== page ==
Personal assistant's intoxication bars benefits for her fall at work
Case name: Kabler, 112 NYWCLR 263 (N.Y.W.C.B., Full Board 2012).
Ruling: The New York Workers' Compensation Board held that an assistant's claim was barred because her injury was solely occasioned by intoxication from alcohol while on duty.
What it means:
In New York, an employer is not liable for compensation when the injury was solely occasioned by intoxication from alcohol of the injured worker while on duty.
Summary: The board held that a personal assistant's claim was barred because her injury, sustained when she allegedly tripped over a handbag at a store and fell while working, was solely occasioned by intoxication from alcohol while on duty. Tests at the hospital indicated a .234 blood alcohol level. In denying benefits, the board noted that both the employer and a store employee observed the assistant at the time of the accident and never saw her trip over a handbag strap. Evidence indicated she fell due to a syncopal, or low blood pressure, episode, and the episode occurred while she was working. Furthermore, the evidence supported a finding that the assistant's syncopal episode was the result of alcohol intoxication. The hospital records and the description of the fall given by the assistant's employer and the store employee were reasonably sufficient for the board to conclude that the assistant's fall occurred as a result of her intoxication. There was no evidence of any other cause for her fall, and the board was not obligated to "expressly negate all the alternate hypotheses which might be considered as possible contributory factors." Because the assistant's injury was solely occasioned by intoxication from alcohol while on duty, the injury did not arise out of her employment.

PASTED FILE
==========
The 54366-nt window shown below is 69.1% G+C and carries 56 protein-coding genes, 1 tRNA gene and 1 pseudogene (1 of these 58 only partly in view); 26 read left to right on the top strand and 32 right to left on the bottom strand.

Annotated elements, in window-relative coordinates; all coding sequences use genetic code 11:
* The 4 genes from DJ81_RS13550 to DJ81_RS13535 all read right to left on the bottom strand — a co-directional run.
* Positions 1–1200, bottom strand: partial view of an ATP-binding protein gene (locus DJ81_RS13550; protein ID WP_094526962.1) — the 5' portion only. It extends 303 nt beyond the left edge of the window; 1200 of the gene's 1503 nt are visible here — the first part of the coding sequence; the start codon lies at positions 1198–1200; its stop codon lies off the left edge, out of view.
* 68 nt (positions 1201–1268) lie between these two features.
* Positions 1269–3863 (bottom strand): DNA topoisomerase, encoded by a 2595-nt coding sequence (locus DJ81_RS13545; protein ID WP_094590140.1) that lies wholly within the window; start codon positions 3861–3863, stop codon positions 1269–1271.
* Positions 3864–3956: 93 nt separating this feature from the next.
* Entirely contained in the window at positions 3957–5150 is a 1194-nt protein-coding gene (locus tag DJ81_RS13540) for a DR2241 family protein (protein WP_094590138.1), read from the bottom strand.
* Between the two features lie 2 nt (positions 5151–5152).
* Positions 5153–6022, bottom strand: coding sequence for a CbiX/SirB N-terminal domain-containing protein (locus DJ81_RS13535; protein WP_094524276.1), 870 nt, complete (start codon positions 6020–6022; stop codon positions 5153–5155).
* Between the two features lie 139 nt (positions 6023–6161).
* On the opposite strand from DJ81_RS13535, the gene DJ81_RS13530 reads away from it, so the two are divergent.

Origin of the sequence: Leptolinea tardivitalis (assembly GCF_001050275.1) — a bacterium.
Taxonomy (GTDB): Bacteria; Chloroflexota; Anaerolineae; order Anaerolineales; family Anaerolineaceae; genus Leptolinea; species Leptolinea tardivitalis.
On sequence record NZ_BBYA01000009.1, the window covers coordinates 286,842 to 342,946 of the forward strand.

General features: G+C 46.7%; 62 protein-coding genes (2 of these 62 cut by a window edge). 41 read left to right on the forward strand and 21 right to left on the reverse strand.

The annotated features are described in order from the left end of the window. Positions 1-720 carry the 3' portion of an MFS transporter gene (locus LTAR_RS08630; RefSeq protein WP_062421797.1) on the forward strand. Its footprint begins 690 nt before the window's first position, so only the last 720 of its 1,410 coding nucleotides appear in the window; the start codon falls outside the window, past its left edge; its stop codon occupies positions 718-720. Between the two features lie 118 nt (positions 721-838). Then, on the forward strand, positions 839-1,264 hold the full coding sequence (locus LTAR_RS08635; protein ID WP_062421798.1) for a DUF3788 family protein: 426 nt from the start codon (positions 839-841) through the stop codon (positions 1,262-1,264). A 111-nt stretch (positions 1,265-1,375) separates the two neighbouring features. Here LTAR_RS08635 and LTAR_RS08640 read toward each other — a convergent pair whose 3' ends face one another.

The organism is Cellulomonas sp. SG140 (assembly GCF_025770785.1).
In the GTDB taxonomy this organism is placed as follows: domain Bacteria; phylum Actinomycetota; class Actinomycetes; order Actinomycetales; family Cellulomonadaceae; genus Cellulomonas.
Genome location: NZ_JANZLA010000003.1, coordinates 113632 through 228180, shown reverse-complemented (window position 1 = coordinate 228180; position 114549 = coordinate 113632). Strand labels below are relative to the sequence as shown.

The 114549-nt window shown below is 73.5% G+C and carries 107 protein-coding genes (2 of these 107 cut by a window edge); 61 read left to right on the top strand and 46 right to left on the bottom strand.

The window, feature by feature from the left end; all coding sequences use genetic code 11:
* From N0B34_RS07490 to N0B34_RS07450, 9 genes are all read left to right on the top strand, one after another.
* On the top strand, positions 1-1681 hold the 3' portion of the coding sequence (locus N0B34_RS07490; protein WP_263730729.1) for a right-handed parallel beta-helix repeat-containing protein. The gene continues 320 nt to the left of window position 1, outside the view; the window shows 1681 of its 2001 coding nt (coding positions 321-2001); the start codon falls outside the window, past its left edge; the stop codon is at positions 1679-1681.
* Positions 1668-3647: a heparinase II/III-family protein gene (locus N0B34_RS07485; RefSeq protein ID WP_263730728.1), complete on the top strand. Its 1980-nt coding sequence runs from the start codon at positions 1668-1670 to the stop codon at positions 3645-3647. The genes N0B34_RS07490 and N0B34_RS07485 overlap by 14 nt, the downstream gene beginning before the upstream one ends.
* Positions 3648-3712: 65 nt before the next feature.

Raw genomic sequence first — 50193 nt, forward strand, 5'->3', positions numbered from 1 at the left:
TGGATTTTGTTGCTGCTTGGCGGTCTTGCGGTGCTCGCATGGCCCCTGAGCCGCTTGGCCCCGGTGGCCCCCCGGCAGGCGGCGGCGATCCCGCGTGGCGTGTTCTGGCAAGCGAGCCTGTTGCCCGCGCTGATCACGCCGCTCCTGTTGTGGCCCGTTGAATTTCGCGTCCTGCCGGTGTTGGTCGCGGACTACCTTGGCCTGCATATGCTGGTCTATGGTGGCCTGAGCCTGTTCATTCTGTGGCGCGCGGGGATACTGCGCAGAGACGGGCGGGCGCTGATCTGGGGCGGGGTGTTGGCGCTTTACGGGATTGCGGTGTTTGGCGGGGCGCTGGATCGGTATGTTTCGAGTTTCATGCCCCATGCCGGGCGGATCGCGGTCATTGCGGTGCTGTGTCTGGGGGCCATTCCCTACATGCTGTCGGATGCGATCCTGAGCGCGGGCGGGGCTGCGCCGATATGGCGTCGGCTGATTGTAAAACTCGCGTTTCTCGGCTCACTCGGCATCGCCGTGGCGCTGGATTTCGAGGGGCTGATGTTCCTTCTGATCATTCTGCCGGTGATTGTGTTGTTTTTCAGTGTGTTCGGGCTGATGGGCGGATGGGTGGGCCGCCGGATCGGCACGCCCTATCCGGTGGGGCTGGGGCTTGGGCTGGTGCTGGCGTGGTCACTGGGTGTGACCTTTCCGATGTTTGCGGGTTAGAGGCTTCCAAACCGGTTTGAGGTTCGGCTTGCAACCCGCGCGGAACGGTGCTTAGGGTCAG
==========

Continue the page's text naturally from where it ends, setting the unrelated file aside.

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May 6, 2013
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